Today is Sexagesima Sunday, the second of the three Pre-lenten Sundays. The three Sundays, such as Septuagesima, Sexagesima and Quinquagesima, are the transitional Sundays from Epiphany to Lent, when we begin to focus on the Easter en route Lent and Passiontide because the way to Christ’s glory is His suffering.
The period, also known as “Gesimatide”, obviously because of the “Gesima” in the respective names of the constituent Sundays, is a time of preparation. The Scripture lessons appointed for these Sundays have the purpose of preparing our minds and hearts for the spiritual undertaking, which lies before us in the season of Lent – our spiritual pilgrimage, our spiritual journey with Jesus to Jerusalem.
Sexagesima is derived from the Latin word for sixtieth and refers to sixtieth day to Easter, although it actually falls on the fifty-sixth day.
The Collect for Sexagesima Sunday indicates certain points about divine healing, namely:
• Jesus healed the sick and restored them to wholeness of life.
• The world is presently in anguish and miserably sick.
• God can heal the world, which includes both men and nations.
Consequently, the Set Readings for the day for Holy Communion also relate to healings from the Lord. The Old Testament passage (2Kgs 5:1-14) is the story of the healing of Naaman. Naaman was a great man, but leprous. With all his greatness and connections, Naaman could not get his healing. It was only by God’s grace, which he accepted by act of faith and submission that he was eventually healed. The Epistle (James 5:13-16a) is James’ prescription on how to receive spiritual healing; and the Gospel (Mk 2:1-12) is the record of the Lord’s healing of a paralytic.
The lesson for the day is, therefore, clear: God heals. God describes Himself in the Bible as the Lord that heals (Jehovah Rapha, Exod. 15:26). This is a clear way of associating Himself with healing or relating healing to whom He is and what He does. It reveals God’s disposition to healing. It is not only that it is God’s will and nature to heal; it is also His name. It is whom He is and what He does, which He is also much capable of. God is Almighty and able to heal. With God, nothing is impossible, and no sickness is incurable.
Healing was, also, a significant aspect of Jesus ministry and the Apostles. There are a total of 21 personal healing miracles in the Gospels, netting out the duplicates. They not only confirm the message, but also show us that we too can be healed. The healings in the Bible reveal the heart of God. God is compassionate, and has not changed. He still acts in love in healing.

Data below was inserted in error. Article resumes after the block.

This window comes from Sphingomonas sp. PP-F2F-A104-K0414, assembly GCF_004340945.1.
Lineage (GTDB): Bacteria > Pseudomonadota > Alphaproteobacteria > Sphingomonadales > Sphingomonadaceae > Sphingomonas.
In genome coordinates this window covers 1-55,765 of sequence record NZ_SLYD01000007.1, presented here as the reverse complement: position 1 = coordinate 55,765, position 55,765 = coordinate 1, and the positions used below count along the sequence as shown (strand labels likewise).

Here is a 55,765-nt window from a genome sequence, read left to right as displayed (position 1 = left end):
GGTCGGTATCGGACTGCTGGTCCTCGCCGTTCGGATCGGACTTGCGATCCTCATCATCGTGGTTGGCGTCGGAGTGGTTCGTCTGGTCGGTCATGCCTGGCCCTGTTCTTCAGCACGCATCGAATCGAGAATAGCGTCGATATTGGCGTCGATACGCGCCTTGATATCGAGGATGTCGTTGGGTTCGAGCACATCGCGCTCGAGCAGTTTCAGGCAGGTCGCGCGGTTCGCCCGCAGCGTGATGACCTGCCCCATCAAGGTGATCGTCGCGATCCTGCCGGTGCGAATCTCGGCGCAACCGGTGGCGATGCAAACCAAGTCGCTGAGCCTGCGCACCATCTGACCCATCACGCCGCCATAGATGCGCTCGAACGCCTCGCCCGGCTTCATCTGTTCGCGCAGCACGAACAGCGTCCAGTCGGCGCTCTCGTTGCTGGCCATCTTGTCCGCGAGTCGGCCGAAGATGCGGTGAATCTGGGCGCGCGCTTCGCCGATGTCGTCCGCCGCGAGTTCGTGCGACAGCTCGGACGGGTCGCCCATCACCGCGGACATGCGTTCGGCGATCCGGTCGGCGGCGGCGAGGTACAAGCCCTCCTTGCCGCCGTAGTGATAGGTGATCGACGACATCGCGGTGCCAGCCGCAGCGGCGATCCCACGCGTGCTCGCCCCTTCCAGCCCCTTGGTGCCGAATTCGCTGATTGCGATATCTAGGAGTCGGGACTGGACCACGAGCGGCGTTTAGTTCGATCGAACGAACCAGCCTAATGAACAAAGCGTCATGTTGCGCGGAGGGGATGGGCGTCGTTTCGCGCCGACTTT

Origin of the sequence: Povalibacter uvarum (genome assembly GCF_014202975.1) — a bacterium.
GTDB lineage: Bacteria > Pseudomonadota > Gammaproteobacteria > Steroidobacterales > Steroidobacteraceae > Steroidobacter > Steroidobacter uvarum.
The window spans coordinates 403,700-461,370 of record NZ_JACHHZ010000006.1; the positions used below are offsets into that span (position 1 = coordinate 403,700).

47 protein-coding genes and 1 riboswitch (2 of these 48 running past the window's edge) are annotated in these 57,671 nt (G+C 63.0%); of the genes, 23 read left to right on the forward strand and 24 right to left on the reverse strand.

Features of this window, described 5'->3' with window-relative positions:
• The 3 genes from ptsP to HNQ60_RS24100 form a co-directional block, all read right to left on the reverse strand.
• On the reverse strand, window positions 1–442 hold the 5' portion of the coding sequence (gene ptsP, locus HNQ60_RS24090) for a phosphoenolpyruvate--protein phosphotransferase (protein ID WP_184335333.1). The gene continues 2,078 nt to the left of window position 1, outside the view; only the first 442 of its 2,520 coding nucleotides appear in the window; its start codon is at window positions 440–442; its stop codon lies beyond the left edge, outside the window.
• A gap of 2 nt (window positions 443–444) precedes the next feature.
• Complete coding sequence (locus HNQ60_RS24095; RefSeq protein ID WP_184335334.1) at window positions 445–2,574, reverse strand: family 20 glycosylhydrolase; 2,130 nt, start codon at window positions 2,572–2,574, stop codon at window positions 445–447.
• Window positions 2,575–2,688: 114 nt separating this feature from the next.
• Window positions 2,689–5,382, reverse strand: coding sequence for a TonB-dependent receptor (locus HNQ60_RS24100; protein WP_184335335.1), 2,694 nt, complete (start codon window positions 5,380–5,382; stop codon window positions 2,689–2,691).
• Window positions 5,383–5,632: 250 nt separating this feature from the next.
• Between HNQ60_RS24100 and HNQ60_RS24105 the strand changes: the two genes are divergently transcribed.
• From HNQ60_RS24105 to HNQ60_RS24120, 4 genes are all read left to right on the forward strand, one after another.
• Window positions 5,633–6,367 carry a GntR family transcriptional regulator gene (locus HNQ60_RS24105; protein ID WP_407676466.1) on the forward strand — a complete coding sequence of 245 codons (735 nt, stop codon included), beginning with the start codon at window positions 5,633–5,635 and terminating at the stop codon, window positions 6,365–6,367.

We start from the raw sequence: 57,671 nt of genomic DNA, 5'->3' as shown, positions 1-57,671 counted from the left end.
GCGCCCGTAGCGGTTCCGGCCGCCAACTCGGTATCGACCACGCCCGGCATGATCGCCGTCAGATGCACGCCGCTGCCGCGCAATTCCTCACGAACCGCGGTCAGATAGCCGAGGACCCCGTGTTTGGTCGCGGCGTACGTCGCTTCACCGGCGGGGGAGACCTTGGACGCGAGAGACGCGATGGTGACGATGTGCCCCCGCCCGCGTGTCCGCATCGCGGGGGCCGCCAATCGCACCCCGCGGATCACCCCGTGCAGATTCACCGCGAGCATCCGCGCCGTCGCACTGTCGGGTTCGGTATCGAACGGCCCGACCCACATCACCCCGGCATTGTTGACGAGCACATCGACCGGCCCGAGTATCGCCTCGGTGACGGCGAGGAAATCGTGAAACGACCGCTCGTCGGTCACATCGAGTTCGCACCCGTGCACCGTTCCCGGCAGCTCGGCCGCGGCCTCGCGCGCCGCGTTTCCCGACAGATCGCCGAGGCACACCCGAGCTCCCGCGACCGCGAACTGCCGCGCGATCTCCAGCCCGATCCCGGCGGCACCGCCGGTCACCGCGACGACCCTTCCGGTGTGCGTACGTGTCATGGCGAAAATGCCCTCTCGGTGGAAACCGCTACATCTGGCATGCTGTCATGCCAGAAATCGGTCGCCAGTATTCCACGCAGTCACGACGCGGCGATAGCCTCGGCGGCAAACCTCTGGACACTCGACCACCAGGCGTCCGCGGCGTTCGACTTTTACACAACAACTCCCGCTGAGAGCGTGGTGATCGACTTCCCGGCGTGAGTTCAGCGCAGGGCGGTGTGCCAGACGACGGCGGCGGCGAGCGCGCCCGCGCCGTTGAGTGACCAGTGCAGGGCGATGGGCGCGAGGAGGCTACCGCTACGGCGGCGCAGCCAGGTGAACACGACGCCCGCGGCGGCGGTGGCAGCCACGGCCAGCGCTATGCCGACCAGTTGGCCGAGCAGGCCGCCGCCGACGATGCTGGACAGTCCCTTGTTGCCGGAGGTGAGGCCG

Healing ministry is not confined to Jesus and the Apostles. Paul taught that the Holy Spirit invests some believers with the gift of healing. (1 Cor. 12:8).
Reading the Book of Acts makes it clear that early believers saw people being healed and expected healing when they asked for it. And from church history, we see that the belief that God answered prayers for healing was taken for granted. We can ask for healing and expect a positive outcome.
Finally, several points need to be noted about sickness and divine healing:
• Sickness is not only in body, but also in mind and spirit. There are different conditions and attitudes of men, which can as well, be described as sickness. Nations and societies can also be sick. However, God can heal all manners of sickness.
• Causes of sickness differ – sin, carelessness, fate, genetic, etc., – and will ordinarily need to be diagnosed for treatment and prevention.
• The cause and extent of a sickness are not necessary for divine healing. God can heal any sickness no matter the cause or how long it has stayed even if it has unknown cause and is from birth.
• Divine healing is a divine gift and is to be received by faith. Its administration is not confined to any method, and does not exclude medical treatment.
• The Venerable (Dr) Princewill Onyinyechukwu Ireoba, FIMC, CMC, is the Rector, Ibru International Ecumenical Centre, Agbarha-Otor, Delta State. https://ibrucentre.org. firstname.lastname@example.org, email@example.com)